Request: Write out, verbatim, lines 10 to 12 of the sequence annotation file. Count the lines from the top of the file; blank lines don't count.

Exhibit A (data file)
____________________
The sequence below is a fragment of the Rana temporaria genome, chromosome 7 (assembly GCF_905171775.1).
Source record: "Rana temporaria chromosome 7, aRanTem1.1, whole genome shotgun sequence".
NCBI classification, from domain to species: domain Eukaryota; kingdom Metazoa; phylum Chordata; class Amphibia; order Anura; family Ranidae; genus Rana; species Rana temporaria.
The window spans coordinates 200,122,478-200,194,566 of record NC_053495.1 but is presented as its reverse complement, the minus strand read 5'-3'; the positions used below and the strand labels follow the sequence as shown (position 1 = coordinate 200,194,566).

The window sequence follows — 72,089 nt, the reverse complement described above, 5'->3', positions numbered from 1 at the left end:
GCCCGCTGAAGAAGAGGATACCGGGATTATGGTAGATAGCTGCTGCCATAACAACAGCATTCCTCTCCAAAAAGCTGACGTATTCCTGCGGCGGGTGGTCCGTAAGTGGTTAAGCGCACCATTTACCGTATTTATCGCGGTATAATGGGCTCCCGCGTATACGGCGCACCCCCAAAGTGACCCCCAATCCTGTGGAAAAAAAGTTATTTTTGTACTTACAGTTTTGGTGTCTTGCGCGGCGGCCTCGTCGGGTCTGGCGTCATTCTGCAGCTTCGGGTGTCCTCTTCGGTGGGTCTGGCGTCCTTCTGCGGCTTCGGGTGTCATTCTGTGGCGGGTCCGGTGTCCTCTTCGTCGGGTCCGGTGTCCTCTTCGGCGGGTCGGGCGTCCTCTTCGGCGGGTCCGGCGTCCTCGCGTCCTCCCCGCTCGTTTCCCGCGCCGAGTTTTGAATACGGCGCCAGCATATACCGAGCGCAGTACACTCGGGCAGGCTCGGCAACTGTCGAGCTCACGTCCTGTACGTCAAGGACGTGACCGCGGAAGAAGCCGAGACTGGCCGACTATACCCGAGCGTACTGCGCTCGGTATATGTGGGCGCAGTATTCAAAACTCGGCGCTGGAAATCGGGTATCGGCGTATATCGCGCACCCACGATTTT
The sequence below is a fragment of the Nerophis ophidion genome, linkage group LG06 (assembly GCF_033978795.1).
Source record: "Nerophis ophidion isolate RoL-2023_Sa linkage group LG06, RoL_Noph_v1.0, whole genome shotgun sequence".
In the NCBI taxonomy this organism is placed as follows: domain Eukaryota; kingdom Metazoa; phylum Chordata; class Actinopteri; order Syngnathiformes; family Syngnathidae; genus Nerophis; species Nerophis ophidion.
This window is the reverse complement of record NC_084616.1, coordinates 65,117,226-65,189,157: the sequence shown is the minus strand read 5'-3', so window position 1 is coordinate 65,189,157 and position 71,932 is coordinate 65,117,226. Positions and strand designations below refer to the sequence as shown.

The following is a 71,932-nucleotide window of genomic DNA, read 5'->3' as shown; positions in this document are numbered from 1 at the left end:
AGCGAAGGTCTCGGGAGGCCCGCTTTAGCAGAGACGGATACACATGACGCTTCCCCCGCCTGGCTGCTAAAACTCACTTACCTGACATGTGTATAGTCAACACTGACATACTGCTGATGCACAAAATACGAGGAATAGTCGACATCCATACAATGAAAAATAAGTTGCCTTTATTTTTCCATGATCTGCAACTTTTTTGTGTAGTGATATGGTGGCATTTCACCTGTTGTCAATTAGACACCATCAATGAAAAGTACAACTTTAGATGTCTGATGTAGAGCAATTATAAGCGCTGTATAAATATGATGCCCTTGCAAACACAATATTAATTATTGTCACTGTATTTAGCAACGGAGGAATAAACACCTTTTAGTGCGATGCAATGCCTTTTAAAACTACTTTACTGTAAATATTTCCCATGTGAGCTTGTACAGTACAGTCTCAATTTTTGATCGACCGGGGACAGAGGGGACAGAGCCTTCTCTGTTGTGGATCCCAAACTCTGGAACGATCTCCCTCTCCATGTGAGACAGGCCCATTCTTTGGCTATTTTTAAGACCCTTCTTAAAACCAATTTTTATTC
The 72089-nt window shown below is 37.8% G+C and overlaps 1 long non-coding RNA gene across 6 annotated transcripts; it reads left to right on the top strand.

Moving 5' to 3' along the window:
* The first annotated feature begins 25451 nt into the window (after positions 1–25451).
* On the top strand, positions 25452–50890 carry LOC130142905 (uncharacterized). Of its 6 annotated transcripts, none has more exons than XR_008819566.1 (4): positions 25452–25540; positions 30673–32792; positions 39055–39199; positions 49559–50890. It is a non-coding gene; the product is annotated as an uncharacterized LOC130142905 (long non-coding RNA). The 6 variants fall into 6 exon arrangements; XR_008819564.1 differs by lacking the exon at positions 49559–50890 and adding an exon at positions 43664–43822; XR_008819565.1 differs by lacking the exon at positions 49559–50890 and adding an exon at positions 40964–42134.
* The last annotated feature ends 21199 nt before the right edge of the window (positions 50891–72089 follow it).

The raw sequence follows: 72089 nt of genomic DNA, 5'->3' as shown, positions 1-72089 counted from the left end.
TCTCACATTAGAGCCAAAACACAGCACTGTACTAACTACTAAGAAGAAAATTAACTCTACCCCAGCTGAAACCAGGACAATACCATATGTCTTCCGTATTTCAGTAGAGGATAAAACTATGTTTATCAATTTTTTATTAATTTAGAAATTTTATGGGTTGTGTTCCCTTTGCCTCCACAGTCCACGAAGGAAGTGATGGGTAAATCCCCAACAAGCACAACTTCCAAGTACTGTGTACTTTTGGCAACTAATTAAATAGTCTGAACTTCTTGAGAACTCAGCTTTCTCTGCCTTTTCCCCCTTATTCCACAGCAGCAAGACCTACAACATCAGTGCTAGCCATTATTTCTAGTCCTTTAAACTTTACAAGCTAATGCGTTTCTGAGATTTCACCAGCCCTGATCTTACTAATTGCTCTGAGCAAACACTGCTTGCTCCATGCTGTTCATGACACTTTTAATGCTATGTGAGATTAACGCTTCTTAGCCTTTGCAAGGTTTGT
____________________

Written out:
This window is the reverse complement of record NC_084616.1, coordinates 65,117,226-65,189,157: the sequence shown is the minus strand read 5'-3', so window position 1 is coordinate 65,189,157 and position 71,932 is coordinate 65,117,226. Positions and strand designations below refer to the sequence as shown.

The following is a 71,932-nucleotide window of genomic DNA, read 5'->3' as shown; positions in this document are numbered from 1 at the left end:
AGCGAAGGTCTCGGGAGGCCCGCTTTAGCAGAGACGGATACACATGACGCTTCCCCCGCCTGGCTGCTAAAACTCACTTACCTGACATGTGTATAGTCAACACTGACATACTGCTGATGCACAAAATACGAGGAATAGTCGACATCCATACAATGAAAAATAAGTTGCCTTTATTTTTCCATGATCTGCAACTTTTTTGTGTAGTGATATGGTGGCATTTCACCTGTTGTCAATTAGACACCATCAATGAAAAGTACAACTTTAGATGTCTGATGTAGAGCAATTATAAGCGCTGTATAAATATGATGCCCTTGCAAACACAATATTAATTATTGTCACTGTATTTAGCAACGGAGGAATAAACACCTTTTAGTGCGATGCAATGCCTTTTAAAACTACTTTACTGTAAATATTTCCCATGTGAGCTTGTACAGTACAGTCTCAATTTTTGATCGACCGGGGACAGAGGGGACAGAGCCTTCTCTGTTGTGGATCCCAAACTCTGGAACGATCTCCCTCTCCATGTGAGACAGGCCCATTCTTTGGCTATTTTTAAGACCCTTCTTAAAACCAATTTTTATTC